Manchester United sent shock waves through the football world when it agreed to meet the wage demands of Roy Keane earlier this year. You could almost hear the gasps of amazement as United's influential captain signed a new contract to remain at Old Trafford worth a reported $75,000 a week.
But only the very top players at the top clubs earn that kind of money, and they are the ones who are worth it. It is also important to note that it would have cost the Premier League champions more money to have replaced Keane — assuming that they could have found another player of similar ability. United manager Alex Ferguson would have had to pay a transfer fee far in excess of $15 million to secure the services of another Roy Keane, and that's before the new recruit's huge salary. So I think United were right to pay such a high price for such a key player. I know people will read this and think: "Of course he'll say that, he's a footballer too." But I can back up my argument with some sound logic.
When you take a close look at the merchandising industry and the vast sums of money the clubs earn out of their players, then why shouldn't players earn top money? A top actor can earn $20 million for one movie — but I never see people saying that's too much. I am not saying it isn't hard to be an actor, but I think it is a lot harder to be a footballer. If a scene in a film is not right, then they will redo it 10 times if they have to. But if as a footballer you miss a penalty, for example, the referee doesn't give you another six chances to score a goal.
I also think there is a big difference in the type of training it takes to succeed in these professions. If I wanted to become an actor tomorrow, it would be possible for me to have a go. But if an actor wanted to be a footballer tomorrow he couldn't suddenly become one. I started from the age of seven and trained hard to be a professional footballer, which takes years. But if I train as an actor from my current age of 33, I will still have a chance of making it as a good actor after a few years.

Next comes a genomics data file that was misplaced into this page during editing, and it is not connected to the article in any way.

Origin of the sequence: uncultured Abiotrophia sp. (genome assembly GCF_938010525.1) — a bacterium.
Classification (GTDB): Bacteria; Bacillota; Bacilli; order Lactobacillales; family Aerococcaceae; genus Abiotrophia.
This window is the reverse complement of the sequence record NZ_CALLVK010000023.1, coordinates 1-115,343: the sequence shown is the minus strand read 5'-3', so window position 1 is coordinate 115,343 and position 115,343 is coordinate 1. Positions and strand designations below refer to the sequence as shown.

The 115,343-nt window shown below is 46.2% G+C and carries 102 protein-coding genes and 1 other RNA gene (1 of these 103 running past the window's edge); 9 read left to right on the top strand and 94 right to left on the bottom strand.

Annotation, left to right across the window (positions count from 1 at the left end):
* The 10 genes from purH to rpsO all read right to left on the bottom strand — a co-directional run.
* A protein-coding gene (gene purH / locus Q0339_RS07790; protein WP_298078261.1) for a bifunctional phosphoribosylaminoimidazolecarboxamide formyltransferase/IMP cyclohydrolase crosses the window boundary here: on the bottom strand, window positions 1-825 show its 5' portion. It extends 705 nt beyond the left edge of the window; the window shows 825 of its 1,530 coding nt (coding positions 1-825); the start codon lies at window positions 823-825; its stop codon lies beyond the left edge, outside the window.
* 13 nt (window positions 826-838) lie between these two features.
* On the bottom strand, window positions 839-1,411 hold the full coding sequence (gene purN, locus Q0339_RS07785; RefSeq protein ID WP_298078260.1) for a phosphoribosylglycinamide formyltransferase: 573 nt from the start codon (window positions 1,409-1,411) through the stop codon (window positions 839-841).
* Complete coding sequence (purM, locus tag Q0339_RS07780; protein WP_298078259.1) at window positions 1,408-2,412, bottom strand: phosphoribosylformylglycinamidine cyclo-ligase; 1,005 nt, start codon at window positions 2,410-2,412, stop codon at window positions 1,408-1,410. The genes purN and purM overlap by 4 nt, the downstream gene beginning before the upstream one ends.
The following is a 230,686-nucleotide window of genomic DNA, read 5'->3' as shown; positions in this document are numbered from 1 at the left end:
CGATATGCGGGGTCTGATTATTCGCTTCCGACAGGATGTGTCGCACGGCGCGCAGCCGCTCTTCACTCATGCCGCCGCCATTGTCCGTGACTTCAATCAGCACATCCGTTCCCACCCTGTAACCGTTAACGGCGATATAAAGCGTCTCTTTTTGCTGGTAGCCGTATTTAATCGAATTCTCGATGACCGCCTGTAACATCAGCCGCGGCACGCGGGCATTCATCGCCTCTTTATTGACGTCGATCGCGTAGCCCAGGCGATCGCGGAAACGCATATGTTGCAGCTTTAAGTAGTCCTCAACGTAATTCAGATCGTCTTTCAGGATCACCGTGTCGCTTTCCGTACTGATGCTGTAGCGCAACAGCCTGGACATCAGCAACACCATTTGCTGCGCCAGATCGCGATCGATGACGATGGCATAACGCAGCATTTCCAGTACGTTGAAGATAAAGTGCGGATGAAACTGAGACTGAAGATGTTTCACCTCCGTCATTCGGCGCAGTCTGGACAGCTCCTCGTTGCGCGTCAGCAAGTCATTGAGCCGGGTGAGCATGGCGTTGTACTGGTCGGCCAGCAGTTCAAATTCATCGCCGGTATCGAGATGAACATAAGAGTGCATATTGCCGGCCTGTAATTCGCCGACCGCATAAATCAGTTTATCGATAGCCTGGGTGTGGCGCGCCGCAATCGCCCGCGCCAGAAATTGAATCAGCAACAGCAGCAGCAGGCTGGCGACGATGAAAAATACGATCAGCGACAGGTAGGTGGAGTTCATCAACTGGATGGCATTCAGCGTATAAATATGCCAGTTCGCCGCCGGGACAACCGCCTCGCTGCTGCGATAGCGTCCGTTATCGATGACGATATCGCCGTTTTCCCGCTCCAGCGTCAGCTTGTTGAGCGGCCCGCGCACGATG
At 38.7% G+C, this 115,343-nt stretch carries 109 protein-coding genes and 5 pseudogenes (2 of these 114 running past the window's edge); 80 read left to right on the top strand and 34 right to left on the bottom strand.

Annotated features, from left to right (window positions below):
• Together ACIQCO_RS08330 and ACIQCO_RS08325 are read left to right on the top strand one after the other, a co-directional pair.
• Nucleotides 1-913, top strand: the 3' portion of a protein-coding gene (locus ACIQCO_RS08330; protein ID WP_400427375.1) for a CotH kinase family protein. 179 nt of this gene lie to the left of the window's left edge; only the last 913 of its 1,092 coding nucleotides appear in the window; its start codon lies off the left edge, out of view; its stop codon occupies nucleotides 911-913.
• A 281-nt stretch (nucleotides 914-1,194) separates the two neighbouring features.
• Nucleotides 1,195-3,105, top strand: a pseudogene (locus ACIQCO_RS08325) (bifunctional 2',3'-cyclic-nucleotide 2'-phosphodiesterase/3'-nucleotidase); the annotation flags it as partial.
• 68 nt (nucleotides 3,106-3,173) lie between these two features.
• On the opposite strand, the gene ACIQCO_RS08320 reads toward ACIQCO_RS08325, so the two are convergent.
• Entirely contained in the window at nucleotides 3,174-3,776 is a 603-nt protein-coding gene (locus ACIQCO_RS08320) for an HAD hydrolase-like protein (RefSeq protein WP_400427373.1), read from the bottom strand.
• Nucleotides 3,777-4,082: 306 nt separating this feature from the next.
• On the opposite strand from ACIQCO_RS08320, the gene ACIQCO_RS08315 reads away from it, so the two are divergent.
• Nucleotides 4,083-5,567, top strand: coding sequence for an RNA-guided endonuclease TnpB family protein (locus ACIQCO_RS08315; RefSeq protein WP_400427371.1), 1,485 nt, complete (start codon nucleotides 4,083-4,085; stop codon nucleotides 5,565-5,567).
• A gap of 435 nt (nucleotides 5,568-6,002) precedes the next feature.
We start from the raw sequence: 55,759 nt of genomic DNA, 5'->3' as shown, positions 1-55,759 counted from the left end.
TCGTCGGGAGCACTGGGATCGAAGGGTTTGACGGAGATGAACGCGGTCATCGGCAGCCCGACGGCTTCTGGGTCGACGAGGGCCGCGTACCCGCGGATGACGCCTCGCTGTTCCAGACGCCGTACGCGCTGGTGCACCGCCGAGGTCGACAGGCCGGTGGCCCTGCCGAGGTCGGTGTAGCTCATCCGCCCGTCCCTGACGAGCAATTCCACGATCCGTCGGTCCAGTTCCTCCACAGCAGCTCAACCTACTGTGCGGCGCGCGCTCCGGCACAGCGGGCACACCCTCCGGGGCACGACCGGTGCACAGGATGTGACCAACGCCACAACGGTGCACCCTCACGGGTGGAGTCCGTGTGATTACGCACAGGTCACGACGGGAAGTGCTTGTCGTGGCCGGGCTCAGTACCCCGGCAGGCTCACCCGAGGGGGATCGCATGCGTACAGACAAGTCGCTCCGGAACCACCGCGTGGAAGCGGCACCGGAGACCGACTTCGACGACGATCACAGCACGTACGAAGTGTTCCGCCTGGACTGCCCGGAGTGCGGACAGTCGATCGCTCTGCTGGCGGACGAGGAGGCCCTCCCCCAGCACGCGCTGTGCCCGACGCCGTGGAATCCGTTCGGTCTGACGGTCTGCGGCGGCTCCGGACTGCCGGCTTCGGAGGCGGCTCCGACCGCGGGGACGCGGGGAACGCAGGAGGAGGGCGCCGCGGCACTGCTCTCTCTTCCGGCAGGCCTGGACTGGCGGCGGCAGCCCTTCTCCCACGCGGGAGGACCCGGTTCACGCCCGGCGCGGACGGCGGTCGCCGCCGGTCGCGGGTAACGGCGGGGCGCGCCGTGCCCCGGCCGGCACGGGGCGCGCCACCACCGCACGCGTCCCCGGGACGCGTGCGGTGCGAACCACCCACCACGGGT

So many people work very hard during the week and when they go to watch football on Saturday afternoon they want it to take their breath away. It is the highlight of their week, their bit of escapism. When they go and sit in the stand they can release all the rage or pent-up frustration — maybe something has upset them at work, with their boss, or maybe they have had an argument in their relationship. Whatever it is, going to football makes them feel better.
Some football clubs blame the cost of keeping their top stars as the reason for them having to raise their ticket prices, but I don't believe the majority of fans blame the players and hold them responsible. I have the utmost respect for the fans and if I see another player refusing to sign an autograph it upsets me, as it shows a lack of respect. If it wasn't for the fans, there would be no money coming into football and players would never get the opportunity to earn so much of it, so you must respect them.
Soon a small group of players from 16 countries will be lucky enough to travel to Belgium and the Netherlands to compete in the European Championship. Despite the tournament coming right off the back of another long, hard domestic season, I believe the players involved will need no motivation to perform to the best of their ability. It may sound as if I'm lucky because I shall be soaking up the sun on a beach in Mauritius while Euro 2000 is going on. Unfortunately I have not represented France since 1994, but I can assure you, nothing would give me greater pride than to be representing my native France in the competition. I would be only too glad to extend my season if it meant playing in the tournament which is second in stature only to the World Cup. As a professional, I want to test myself against the best players in the world, and I would willingly swap places with any of my fellow countrymen.
I am currently playing my football in the English Premier League, and the reason I came to England in 1995 was to play for the current England coach, Kevin Keegan, who at that time was managing Newcastle United. The fact that I spent a season-and-a-half playing for Keegan enables me to tell you that he is the ideal man to motivate his players both physically and mentally for Euro 2000. Keegan talks the players' language and thinks their thoughts. Players listen to him because they know he has been there and done it all.
Keegan is passionate about the game, and the players like a manager who talks with passion. Those who are lucky enough to represent their country come from different club teams, but they will have no trouble integrating and chasing the same goal, because the European Championship is about pride — not about money.
David Ginola plays for English Premier League Club Tottenham Hotspur and is a former member of France's national team